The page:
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© Michel-Robert Popoff
Clostridium difficile en microscopie à contraste de phase. On distingue des bactéries sporulées, non sporulées et d'autres en cours de lyse (destruction). Bactérie de l'environnement (sol, eau, foin, sable), elle est à l'origine d'infections nosocomiales survenant après un traitement antibiotique : Clostridium difficile prédomine alors que les autres bactéries de la flore intestinale ont été détruites. L'infection peut provoquer deux types de pathologies graves : les colites pseudo-membraneuses dont l'origine est quasiment due à 100 % à C. difficile et la diarrhée post-antibiothérapie due à C. difficile dans 30 % des cas de ces diarrhées.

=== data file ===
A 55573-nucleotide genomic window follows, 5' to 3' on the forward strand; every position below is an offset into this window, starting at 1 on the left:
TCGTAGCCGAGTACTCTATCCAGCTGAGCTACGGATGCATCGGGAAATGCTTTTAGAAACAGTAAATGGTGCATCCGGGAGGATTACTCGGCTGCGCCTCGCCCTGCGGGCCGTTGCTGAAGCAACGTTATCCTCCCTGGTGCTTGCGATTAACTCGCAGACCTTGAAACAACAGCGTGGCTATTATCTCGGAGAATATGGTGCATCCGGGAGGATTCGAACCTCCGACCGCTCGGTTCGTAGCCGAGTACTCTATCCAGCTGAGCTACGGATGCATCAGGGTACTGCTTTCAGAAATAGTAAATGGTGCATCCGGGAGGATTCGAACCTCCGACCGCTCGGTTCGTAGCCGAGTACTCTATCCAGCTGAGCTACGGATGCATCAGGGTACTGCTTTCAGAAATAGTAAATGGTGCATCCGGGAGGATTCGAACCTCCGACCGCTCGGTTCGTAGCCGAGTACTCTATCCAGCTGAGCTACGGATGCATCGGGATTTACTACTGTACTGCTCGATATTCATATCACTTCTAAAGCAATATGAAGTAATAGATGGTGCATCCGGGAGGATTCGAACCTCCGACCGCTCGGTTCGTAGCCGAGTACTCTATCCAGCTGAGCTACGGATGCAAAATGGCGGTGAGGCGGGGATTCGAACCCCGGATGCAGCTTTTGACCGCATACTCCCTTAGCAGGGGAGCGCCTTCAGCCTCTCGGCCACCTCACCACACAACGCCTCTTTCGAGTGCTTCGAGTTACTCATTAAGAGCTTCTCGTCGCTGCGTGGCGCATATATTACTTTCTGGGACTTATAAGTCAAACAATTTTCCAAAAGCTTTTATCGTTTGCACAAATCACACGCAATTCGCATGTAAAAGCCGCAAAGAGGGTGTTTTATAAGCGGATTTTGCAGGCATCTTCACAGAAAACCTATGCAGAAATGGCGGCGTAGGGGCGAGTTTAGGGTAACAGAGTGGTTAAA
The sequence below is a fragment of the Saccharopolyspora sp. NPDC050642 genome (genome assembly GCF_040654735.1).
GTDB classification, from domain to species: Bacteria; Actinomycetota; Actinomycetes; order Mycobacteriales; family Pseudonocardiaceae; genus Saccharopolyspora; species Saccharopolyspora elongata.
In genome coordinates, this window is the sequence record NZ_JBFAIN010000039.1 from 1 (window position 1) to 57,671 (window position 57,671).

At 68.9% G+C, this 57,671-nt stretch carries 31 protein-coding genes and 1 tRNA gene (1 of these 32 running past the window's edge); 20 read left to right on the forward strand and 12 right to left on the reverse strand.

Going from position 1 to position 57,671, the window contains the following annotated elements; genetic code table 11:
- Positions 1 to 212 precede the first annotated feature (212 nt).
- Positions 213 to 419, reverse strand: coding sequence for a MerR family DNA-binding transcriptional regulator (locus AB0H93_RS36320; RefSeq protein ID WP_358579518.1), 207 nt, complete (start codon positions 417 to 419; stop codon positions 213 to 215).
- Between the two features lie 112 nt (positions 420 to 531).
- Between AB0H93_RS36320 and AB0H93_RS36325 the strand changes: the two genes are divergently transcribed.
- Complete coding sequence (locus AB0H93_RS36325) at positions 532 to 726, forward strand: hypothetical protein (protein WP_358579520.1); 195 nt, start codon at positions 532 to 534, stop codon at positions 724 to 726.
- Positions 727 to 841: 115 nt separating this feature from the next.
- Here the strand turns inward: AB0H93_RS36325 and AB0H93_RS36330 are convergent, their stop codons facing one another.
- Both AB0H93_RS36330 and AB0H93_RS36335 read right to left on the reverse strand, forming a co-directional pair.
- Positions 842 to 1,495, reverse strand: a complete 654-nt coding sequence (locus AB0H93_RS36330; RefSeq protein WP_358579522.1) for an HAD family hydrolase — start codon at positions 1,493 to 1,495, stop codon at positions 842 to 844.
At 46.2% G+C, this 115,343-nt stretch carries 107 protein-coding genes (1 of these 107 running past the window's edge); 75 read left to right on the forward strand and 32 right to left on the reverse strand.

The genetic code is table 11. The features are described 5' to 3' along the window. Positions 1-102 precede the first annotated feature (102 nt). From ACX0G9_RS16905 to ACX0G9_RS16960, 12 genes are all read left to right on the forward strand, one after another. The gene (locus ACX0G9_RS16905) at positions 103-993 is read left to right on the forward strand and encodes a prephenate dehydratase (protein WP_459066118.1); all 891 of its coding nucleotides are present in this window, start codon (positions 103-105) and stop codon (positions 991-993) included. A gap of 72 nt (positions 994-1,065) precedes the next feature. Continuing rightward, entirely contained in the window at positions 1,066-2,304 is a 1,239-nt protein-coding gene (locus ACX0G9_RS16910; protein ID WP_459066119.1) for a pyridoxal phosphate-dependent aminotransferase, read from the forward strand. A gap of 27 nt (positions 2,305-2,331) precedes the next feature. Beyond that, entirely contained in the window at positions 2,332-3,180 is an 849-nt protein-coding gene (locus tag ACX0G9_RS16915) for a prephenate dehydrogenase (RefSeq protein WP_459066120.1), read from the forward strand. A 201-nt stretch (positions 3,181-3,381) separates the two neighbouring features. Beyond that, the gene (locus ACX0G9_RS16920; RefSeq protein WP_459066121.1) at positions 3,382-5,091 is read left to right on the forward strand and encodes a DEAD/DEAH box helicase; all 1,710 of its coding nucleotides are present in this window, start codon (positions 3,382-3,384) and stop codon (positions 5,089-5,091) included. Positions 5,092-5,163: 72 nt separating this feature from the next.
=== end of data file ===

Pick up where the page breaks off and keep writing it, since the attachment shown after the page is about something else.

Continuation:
Publication : FEMS microbiology letters

Complex phenotypes of a mutant inactivated for CymR, the global regulator of cysteine metabolism in Bacillus subtilis

Scientific Fields
Diseases
Organisms
Applications
Technique

Published in FEMS microbiology letters - 17 Jun 2010

Hullo MF, Martin-Verstraete I, Soutourina O

Link to Pubmed [PMID] – 20608979

FEMS Microbiol. Lett. 2010 Aug;309(2):201-7

We characterized various phenotypes of a mutant inactivated for CymR, the master regulator of cysteine metabolism in Bacillus subtilis. The deletion of cymR resulted in impaired growth in the presence of cystine and increased sensitivity to hydrogen peroxide-, disulfide-, paraquat- and tellurite-induced stresses. Estimation of metabolite pools suggested that these phenotypes could be the result of profound metabolic changes in the DeltacymR mutant including an increase of the intracellular cysteine pool and hydrogen sulfide formation, as well as a depletion of branched-chain amino acids.

http://www.ncbi.nlm.nih.gov/pubmed/20608979